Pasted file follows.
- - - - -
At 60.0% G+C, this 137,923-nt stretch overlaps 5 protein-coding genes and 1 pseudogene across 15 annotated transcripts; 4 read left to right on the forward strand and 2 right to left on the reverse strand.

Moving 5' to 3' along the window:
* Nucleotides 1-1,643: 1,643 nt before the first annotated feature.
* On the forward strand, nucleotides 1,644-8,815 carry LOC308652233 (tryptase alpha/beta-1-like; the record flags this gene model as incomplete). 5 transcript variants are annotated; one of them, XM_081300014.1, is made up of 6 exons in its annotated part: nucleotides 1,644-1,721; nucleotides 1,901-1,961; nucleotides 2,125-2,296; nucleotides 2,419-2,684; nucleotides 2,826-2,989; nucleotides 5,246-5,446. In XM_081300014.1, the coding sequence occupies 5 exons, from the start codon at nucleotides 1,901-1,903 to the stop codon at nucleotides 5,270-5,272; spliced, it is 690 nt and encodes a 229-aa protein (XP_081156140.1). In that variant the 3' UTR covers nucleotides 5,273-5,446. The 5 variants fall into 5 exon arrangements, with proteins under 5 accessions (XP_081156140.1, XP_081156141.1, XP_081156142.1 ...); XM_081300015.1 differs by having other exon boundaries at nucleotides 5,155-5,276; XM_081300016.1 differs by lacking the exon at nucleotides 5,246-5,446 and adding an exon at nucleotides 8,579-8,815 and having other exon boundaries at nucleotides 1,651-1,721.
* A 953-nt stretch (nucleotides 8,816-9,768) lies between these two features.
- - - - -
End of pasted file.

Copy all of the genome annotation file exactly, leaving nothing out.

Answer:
At 60.0% G+C, this 137,923-nt stretch overlaps 5 protein-coding genes and 1 pseudogene across 15 annotated transcripts; 4 read left to right on the forward strand and 2 right to left on the reverse strand.

Moving 5' to 3' along the window:
* Nucleotides 1-1,643: 1,643 nt before the first annotated feature.
* On the forward strand, nucleotides 1,644-8,815 carry LOC308652233 (tryptase alpha/beta-1-like; the record flags this gene model as incomplete). 5 transcript variants are annotated; one of them, XM_081300014.1, is made up of 6 exons in its annotated part: nucleotides 1,644-1,721; nucleotides 1,901-1,961; nucleotides 2,125-2,296; nucleotides 2,419-2,684; nucleotides 2,826-2,989; nucleotides 5,246-5,446. In XM_081300014.1, the coding sequence occupies 5 exons, from the start codon at nucleotides 1,901-1,903 to the stop codon at nucleotides 5,270-5,272; spliced, it is 690 nt and encodes a 229-aa protein (XP_081156140.1). In that variant the 3' UTR covers nucleotides 5,273-5,446. The 5 variants fall into 5 exon arrangements, with proteins under 5 accessions (XP_081156140.1, XP_081156141.1, XP_081156142.1 ...); XM_081300015.1 differs by having other exon boundaries at nucleotides 5,155-5,276; XM_081300016.1 differs by lacking the exon at nucleotides 5,246-5,446 and adding an exon at nucleotides 8,579-8,815 and having other exon boundaries at nucleotides 1,651-1,721.
* A 953-nt stretch (nucleotides 8,816-9,768) lies between these two features.